Bone: You would probably make more money working for a private a/c company than the hospital. I believe that the MIS job requires a computer degree if not an advanced degree.


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Bone
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May 11, 2013 4:01 pm  

Alright, what are some major companies there that I might want to look into? Is there some sort of directory on the net somewhere I could check this out on?

I'll google some different stuff, but just didn't know if anyone here knew of any good ones personally.


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STXBob
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May 11, 2013 5:19 pm  

Bone: You'll do just fine with English only. Knowing Spanish is a bonus.

Some people recommend a long PMV, in a housekeeping situation, but I don't think it's necessary. I think most people can figure out in one week if this is the place for them, as long as they're researching, and not just being a tourist the whole time. You can window shop for groceries and other items instead of actual shop. You already know what it's like to wait in lines, cook, etc., so no need to do those things unless you really want to. You'll learn far more in the first week of a PMV than in the second week. Also, examine your tolerance for adventure and new things. If you adapt easily, then a shorter PMV will be fine.


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mtdoramike
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May 11, 2013 7:34 pm  

No, you are not a big dreamer, you are impulsive. St. Thomas or any of the islands will eat impulsiveness up and spit you out if your are lucky. HAVE YOU BEEN TO ANY OF THESE ISLANDS SUCH AS ST. THOMAS BEFORE? If not, you are making a big mistake that isn't easily corrected unless you have a lot and I mean a lot of money. You really should do a premove visit for a couple of weeks to get a feel for the island and island living. It is a total change than living in the states. Things are expensive on the islands. A small studio apartment can run you $1000.00 amonth and that depends on where you want to live. The rent goes up from there. Electricity is very high as well and food is high as well because most everything has to be shipped in.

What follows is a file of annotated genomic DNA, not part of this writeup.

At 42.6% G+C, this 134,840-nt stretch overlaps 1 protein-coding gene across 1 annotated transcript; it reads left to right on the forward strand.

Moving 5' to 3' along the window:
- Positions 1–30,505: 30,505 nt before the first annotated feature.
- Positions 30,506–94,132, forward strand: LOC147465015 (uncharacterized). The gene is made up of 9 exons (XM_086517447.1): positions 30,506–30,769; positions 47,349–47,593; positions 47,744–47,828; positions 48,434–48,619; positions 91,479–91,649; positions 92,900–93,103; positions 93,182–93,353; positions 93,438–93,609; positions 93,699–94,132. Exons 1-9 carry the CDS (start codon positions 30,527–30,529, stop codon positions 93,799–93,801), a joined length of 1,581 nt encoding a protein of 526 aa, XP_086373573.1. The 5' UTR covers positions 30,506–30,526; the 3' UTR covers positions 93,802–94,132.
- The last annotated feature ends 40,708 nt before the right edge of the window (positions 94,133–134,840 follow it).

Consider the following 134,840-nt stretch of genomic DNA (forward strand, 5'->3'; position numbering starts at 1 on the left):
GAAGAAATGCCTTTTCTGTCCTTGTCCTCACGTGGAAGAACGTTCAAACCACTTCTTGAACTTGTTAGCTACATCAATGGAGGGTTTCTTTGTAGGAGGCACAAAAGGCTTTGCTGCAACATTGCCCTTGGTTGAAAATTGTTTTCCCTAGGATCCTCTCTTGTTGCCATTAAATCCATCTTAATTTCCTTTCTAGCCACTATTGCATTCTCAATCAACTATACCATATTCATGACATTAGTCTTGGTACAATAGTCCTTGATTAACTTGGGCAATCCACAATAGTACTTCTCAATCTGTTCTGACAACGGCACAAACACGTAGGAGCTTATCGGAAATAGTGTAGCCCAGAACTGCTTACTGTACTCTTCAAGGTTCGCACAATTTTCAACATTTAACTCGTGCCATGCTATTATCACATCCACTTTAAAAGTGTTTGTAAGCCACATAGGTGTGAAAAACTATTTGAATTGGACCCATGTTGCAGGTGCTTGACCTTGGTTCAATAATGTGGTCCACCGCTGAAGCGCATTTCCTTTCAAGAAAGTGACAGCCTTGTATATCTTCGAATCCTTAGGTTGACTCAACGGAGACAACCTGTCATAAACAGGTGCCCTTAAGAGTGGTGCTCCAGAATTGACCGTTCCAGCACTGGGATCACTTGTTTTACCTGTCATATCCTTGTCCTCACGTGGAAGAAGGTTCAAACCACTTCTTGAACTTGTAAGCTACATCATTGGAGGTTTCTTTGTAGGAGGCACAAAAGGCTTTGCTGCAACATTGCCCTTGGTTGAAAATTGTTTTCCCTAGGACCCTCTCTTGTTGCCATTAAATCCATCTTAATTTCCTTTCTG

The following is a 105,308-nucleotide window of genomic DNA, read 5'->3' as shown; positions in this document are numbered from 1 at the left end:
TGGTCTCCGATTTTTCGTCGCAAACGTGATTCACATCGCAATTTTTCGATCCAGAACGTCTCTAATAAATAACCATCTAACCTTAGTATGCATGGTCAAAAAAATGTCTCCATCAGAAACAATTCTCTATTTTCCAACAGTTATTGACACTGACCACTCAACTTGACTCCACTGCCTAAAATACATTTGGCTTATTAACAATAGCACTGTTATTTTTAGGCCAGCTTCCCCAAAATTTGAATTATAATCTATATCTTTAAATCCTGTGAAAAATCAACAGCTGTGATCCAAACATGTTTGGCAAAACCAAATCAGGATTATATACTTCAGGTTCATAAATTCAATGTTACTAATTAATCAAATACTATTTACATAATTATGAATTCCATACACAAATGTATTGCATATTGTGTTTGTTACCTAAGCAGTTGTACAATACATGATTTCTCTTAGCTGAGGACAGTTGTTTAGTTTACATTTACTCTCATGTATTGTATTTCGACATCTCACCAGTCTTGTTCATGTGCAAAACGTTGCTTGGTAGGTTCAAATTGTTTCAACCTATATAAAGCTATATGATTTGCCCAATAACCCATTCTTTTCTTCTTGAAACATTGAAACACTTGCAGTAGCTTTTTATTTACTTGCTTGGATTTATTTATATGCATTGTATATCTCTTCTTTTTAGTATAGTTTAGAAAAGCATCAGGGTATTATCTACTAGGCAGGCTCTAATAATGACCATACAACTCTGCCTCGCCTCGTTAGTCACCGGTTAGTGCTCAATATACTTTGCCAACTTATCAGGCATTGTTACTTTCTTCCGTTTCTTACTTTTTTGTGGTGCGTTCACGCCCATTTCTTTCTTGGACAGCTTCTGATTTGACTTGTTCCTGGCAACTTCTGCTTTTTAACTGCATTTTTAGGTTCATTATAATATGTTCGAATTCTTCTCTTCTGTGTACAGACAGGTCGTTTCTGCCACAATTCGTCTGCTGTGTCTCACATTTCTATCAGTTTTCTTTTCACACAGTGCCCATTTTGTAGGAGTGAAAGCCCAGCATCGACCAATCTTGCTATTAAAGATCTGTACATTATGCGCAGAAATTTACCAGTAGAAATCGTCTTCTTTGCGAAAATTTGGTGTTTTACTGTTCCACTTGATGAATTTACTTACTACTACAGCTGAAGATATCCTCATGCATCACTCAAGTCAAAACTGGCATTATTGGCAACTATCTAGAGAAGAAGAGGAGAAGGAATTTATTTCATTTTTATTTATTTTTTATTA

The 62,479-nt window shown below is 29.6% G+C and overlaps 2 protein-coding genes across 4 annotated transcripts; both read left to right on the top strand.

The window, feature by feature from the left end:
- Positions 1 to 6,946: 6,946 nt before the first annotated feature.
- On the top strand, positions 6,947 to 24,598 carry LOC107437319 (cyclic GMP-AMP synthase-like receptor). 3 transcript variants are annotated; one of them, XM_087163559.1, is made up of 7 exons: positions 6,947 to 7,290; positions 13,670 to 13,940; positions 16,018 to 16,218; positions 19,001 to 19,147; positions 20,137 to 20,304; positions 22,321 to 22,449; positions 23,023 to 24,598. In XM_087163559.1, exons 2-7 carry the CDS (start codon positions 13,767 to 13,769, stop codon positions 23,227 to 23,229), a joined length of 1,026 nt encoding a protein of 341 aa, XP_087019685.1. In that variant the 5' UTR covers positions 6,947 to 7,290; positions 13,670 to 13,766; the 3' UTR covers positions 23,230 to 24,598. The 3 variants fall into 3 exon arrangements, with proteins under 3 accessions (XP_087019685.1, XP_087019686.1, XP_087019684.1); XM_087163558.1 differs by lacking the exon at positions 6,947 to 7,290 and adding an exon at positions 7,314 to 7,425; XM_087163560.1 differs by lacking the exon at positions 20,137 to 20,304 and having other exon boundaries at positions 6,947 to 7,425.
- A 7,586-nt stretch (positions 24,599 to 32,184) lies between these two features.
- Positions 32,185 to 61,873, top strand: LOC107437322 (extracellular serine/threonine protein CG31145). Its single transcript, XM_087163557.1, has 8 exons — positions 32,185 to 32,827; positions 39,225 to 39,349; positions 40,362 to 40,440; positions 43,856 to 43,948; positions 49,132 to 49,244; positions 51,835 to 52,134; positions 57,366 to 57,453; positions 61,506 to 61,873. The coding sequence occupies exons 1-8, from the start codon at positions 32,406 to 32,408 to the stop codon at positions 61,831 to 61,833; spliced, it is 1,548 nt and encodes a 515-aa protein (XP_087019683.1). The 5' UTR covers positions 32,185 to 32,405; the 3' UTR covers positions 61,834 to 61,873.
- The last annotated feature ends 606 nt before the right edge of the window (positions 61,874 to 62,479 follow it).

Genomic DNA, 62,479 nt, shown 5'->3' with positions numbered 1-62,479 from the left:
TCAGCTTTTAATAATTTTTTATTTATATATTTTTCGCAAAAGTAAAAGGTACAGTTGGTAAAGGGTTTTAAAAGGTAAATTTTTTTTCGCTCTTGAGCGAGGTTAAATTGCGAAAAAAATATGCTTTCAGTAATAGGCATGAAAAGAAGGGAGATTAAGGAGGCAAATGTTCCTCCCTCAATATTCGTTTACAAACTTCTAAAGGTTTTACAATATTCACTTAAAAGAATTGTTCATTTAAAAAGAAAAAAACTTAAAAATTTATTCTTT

If you don't have a job first, I wouldn't pack up the family and move let alone ship you vehicle down until after you have made the trip and found a job and working. Do you realize to ship your vehicle to St. Thomas will set you back $2500.00. Do you own your vehicle or have it fiananced because if it's not paid off the folks who hold the loan will probably refuse to allow the vehicle to leave the mainland. (You will have to get permission from them to take the vehicle off the mainland).

It takes a minimum of $10,000.00 minimum as a start up budget in order to make the move, this includes airline tickets, shipping your vehicle first last and security deposits for a place to live, utilities hookups, cable and so on. Even $10,000.00 would be a shoestring budget and depends on other factors such as shipping your vehicle if that isn't possible then you could be looking at a minimum of $8000-$10,000 for a half way reliable car. You will also probably have to rent a vehicle for a few weeks until you car arrives on St. Thomas if shipping one down because you car most likely will not be waiting on you when you arrive. It can take a month for a vehicle to reach St. Thomas once shipped.